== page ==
Act 2 of the container revolution

The rise of containers is changing how we develop, package, distribute and manage applications. Containers based on Docker’s image format have been downloaded more than 500 million times in the past year alone. While it may not be clear which application container image format will ultimately prevail (my bet is on Docker), it is clear that Act 1 of the container revolution brought radical simplification and speed to the development process.

In Act 2 a battle will be fought over how and where to run all of these application container images. Legacy infrastructure providers in the cloud (like AWS and Google) and in the data center (like VMware) want application containers to run on the same infrastructure that they’ve been selling for the past decade (EC2 instances and VMs). They make money when applications consume hardware virtual machines.

But, the truth is that application containers don’t need to run on VM hosts. In fact, they were designed to run natively on bare metal, leveraging OS virtualization. Application containers run faster and more efficiently when there isn’t a VM getting in their way. And, the last thing we need are more VMs clogging clouds and data centers, and gulping millions (maybe billions) of kilowatt-hours of electricity, resulting in CO2 emissions that can be avoided if we can find a way to effectively run containers on bare metal in our clouds.

Earlier this week we announced the general availability of Triton Elastic Container Infrastructure, in our data center or yours, and we believe Triton will be the beginning of the end of the practice of running application containers on VM hosts.

Triton is fast. By eliminating layers of virtualization and running containers directly on bare metal, Triton provides containerized applications the highest possible performance. And, because you are running on OS virtualized containers, you can easily scale your applications and infrastructure up and down.

Triton is simple. While other container runtime environments require complex VM host cluster management, and provide only limited networking and security capabilities, Triton transforms an entire data center into an easy to manage, elastic container host, while delivering enterprise grade networking and security to each container.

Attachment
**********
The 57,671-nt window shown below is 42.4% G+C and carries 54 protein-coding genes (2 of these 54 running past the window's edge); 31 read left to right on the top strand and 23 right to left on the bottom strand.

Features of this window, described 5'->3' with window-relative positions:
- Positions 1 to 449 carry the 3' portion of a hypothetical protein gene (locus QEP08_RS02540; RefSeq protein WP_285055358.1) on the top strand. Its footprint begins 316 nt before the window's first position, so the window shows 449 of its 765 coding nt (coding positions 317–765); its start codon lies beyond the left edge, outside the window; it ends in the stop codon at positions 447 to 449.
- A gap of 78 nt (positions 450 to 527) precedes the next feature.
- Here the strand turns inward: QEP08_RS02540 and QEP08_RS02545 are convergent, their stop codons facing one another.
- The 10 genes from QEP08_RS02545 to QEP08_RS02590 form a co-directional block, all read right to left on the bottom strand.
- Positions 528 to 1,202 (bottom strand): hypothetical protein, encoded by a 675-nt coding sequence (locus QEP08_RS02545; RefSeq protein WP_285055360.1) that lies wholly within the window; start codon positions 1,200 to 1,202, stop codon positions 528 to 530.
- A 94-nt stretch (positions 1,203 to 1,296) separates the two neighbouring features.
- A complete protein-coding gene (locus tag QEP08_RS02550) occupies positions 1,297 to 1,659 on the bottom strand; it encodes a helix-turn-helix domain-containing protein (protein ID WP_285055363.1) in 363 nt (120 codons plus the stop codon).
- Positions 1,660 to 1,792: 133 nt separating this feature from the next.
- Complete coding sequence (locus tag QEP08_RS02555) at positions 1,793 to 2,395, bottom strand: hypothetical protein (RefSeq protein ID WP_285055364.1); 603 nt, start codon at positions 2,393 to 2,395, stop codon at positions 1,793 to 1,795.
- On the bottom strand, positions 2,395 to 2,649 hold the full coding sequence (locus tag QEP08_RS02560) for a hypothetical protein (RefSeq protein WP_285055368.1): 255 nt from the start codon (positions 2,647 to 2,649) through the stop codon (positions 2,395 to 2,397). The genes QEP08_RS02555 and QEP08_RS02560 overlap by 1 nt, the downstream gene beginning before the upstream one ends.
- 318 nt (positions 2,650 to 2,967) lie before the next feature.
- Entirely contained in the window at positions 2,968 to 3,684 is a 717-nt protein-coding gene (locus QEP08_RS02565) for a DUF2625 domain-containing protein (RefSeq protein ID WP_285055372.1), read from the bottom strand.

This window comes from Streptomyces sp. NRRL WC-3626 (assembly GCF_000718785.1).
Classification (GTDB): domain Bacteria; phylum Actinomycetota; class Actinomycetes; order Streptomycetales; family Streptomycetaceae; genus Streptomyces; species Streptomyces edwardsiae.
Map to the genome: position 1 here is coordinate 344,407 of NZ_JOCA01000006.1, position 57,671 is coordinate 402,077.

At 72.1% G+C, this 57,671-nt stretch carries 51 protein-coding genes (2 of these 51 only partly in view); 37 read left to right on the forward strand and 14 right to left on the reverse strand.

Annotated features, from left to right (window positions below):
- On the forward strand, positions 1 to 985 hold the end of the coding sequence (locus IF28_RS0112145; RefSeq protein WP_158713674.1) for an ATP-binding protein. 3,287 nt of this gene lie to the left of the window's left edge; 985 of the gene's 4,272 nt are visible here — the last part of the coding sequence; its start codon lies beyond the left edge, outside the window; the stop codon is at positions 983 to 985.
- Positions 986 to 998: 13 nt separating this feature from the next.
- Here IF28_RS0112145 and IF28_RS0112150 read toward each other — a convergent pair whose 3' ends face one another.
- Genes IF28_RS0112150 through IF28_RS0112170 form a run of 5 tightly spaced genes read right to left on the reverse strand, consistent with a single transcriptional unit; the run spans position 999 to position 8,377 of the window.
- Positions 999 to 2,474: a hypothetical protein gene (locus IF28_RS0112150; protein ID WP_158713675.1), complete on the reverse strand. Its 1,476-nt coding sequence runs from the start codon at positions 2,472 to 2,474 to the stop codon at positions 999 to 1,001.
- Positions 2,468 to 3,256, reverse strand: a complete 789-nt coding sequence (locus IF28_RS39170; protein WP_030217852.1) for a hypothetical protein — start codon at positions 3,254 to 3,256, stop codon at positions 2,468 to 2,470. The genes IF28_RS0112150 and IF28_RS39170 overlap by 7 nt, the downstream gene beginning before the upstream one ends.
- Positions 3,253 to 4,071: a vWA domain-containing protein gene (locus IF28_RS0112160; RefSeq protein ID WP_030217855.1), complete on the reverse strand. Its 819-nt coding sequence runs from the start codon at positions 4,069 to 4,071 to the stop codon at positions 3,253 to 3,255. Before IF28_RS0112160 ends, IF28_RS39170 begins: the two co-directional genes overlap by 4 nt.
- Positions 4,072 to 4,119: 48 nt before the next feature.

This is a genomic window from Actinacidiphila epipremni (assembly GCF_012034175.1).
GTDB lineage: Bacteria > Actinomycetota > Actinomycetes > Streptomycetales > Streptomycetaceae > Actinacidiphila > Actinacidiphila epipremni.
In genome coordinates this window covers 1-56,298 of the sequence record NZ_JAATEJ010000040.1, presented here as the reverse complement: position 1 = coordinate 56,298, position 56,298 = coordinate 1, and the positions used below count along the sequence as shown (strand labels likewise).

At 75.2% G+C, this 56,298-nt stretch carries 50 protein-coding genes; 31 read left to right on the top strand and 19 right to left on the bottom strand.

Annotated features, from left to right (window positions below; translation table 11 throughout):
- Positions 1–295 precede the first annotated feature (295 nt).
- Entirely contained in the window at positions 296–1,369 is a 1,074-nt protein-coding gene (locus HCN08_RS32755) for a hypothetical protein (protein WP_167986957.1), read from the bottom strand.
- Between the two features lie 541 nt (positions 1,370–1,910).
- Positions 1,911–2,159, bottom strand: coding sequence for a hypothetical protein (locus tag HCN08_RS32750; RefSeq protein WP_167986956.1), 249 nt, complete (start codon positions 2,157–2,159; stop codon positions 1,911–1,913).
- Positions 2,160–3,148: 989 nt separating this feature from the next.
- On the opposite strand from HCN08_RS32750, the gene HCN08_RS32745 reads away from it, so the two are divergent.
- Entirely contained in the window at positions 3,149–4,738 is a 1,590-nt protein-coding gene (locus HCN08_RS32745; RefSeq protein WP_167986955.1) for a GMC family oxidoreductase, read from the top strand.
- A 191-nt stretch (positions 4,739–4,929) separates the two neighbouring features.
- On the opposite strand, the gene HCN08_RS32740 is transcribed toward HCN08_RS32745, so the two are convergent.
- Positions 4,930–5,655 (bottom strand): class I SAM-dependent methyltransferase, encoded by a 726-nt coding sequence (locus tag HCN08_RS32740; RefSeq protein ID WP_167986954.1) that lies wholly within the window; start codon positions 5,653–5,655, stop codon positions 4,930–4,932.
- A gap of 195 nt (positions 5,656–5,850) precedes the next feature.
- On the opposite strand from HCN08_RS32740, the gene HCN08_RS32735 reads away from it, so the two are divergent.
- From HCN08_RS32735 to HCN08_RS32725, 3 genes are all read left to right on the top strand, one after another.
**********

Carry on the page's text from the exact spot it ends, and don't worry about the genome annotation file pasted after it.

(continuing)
As Act 2 of the container revolution unfolds, we will build on our existing partnerships. Triton is already the the best place to run Docker containers. Docker-native tools make deploying on Triton as easy as running Docker on your laptop. There is no special software to install or configure. Simply create your account, then configure your Docker CLI to point to our cloud and try a docker run --rm -it ubuntu bash to see how it works. Or go big and deploy a whole database cluster in moments.

And, as we go forward, we will also forge new partnerships with like-minded revolutionaries. Today we announced a partnership with Canonical, which brings Ubuntu, the number one cloud OS, together with Triton, described by Mark Shuttleworth, founder of Canonical and Ubuntu, as “the leading container platform in the business.”

Now, leveraging container-native Ubuntu, optimized by the folks at Canonical to run on Triton, the benefits of containerization can easily be extended to legacy applications and stateful services, such as databases, that may not yet be Dockerized. To see how easy it can be just create your account, then read on about how to containerize an application in infrastructure containers and see the process from start to finish with Couchbase in Triton infrastructure containers.

Whether you are deploying distributed microservices architectures, or traditional database services, we invite you to join the container revolution. Dump your VM! Try your app on Triton.

Post written by Bill Fine